Jun 042024

Before we get to today’s blog, I want to wish our son Travis happy birthday. We love you very much, son, and we are very proud of you.

This being an election year, I think a lot of readers will enjoy this story from my days publishing small town newspapers.

You might think that a small town newspaper publisher’s world pretty much ended at the city limits, or no further than the county. And for the most part, you would be right. And I was always content with that. As one of my mentors in the business told me when I was first starting out, it’s better to be a big fish in a small pond than the other way around.

However, my world expanded every two years with statewide elections, when those running for state offices came around soliciting my newspaper’s endorsement for their campaigns. And occasionally, I heard from candidates seeking an office on the national level. Three times presidential candidates made sweeps through our area, hitting up the local media asking for support.

One such individual, who shall remain nameless, was a U.S. Senator who was running for president. His people called my office saying they would be in the area and asked if he could have some time while they were there. I didn’t really think much about the man one way or the other and I didn’t want to be bothered with him, or any politician, for that matter. I always remember, what my Mama told me when I was a kid, if you lie down with dogs, you’re going to get fleas. However, Jake Cavey, my editor, was a big fan of this particular candidate, and he was ecstatic when I assigned him the job of doing the interview. For two weeks, he was like a kid waiting for Christmas morning.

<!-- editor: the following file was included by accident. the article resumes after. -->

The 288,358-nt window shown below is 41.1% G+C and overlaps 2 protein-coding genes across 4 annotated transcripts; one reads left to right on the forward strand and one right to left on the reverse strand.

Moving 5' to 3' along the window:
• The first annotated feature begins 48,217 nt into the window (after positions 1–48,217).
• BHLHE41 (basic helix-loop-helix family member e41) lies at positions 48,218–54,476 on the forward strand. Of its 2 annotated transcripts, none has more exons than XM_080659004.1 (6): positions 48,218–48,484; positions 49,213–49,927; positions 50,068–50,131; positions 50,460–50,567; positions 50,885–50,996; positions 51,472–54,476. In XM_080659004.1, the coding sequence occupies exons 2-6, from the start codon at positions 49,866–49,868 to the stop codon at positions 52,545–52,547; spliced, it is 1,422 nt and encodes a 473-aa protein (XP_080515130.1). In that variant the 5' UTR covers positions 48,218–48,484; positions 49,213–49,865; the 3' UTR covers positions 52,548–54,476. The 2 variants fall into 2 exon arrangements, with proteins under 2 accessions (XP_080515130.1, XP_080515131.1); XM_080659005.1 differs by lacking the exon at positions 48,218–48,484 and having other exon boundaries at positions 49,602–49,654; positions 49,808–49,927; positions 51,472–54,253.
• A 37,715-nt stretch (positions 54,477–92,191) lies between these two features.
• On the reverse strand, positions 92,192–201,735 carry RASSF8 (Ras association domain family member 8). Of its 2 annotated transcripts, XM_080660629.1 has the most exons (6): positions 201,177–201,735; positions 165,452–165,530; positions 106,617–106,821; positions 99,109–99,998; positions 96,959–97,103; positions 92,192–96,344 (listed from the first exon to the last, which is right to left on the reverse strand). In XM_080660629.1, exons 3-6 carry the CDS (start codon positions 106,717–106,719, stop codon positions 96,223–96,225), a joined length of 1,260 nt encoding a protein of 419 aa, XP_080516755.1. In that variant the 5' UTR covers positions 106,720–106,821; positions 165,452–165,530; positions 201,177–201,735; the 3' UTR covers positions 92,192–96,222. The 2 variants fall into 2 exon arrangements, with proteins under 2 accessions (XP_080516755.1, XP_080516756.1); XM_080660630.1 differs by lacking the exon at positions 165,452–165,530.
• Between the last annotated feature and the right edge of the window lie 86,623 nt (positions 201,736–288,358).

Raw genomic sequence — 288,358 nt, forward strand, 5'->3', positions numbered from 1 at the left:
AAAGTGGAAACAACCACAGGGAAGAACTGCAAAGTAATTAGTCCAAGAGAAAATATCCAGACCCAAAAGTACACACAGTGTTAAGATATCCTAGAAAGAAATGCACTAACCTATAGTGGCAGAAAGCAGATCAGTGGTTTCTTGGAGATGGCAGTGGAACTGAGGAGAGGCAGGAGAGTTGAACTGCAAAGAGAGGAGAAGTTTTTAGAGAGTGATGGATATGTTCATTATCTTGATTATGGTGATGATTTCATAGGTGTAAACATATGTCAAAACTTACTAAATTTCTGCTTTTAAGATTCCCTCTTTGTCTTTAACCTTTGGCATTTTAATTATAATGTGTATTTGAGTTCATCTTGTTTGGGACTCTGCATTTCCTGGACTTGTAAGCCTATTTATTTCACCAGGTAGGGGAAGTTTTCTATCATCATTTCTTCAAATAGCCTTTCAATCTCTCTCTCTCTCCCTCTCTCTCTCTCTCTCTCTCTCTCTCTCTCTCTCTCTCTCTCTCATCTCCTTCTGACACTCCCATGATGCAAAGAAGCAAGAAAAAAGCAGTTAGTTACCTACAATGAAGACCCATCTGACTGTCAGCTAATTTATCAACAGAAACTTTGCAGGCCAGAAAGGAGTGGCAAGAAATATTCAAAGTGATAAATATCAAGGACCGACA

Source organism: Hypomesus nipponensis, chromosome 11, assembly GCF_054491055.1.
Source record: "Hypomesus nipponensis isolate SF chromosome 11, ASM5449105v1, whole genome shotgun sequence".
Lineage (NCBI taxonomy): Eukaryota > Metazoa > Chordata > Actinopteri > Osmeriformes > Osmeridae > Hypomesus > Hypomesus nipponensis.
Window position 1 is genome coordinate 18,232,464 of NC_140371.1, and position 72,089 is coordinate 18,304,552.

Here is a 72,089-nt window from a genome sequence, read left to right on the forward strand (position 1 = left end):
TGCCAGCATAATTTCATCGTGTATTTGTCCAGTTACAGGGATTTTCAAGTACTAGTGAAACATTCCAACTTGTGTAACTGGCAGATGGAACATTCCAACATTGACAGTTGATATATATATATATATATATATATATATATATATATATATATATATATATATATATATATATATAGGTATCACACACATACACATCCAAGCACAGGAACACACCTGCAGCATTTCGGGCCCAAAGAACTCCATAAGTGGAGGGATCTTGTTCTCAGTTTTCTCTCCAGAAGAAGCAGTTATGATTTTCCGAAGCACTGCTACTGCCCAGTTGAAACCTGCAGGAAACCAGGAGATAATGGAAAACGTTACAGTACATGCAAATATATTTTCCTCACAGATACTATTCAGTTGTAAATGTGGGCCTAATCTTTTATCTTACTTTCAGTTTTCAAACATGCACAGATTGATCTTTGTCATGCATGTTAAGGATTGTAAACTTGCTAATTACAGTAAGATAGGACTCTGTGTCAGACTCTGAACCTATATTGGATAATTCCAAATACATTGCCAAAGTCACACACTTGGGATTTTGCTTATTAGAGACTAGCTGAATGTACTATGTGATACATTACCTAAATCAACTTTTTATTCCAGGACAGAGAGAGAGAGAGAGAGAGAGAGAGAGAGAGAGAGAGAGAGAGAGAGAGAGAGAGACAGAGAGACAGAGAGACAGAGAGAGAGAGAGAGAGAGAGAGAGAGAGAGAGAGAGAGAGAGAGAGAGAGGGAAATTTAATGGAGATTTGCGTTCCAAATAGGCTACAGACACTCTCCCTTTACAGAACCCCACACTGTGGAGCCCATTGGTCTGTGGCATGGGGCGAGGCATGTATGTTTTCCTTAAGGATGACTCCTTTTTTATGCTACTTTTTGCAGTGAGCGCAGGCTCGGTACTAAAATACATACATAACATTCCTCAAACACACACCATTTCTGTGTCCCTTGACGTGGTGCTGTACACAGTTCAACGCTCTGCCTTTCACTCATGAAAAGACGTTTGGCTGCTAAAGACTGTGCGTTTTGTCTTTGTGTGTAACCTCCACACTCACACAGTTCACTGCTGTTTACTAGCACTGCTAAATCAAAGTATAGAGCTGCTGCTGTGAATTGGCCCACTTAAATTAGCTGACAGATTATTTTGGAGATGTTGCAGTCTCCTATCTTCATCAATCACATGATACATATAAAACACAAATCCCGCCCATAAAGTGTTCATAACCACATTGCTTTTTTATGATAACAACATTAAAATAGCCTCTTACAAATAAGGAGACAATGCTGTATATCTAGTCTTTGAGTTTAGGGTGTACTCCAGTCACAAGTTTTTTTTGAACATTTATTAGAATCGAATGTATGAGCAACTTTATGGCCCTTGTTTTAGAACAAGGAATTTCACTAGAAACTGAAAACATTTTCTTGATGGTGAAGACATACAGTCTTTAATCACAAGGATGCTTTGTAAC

When the big day came, said senator arrived, shaking everybody’s hand in the office and saying how glad he was to meet us. Since Jake didn’t have a private office, I told him to use mine for the interview. They went inside and closed the door and were in there an hour or so. When they were finished, they came out the door like a couple of drinking buddies, laughing and having a grand old time. The senator slapped Jake on the back and thanked him for his time, then nodded at a case hanging on my wall with my Army medals, saying, “As one old veteran to another, I know I have your endorsement, right, Jake? Jake replied, “Senator, you definitely have my vote, but those are Nick’s and he owns the newspaper. He’s the one who will make the final decision about who we will endorse.”

Now, Jake was a big guy, somewhere around 6’6” and close to 440 pounds as I recall, and the senator was average in height, or maybe a little less. But he shoved Jake out of the way so hard that he bounced off one of the light tables we used for laying out the newspaper to get to me, and began pumping my hand, and telling me how great it was to have the opportunity to see me and how much he knew that us veterans would be sticking together come election time. Then he and his entourage were gone as quickly as they arrived, never even bothering to say goodbye to Jake. Politicians. Go figure.

Jake was devastated! His hero had blown him off as soon as he found out he would not be the one making the decision on our newspaper’s endorsement. He walked around for the rest of the afternoon with a hangdog look on his face, and I really felt sorry for the big guy.

Trying to ease his pain a little bit, Melissa, my office manager, patted him on the back and said, “Don’t feel bad, Jake. You didn’t do anything wrong. It’s just about the pecking order, and everybody knows that Nick is a bigger pecker than you are!”

And finally, here’s a chuckle to start your day from the collection of funny signs we see in our travels and that our readers share with us.

Thought For The Day – Marriage is where two people who don’t have it all together learn that together they have it all.

Nick Russell

World-Famous, New York Times Best Selling Author, and All-Around Nice Guy!

  2 Responses to “Newspaper Days – The Pecking Order”

  1. I think Melissa would have been a fun gal to hang around 😂

  2. She was, Ali. Funny and smart, too. She came to us as a college intern and never left.

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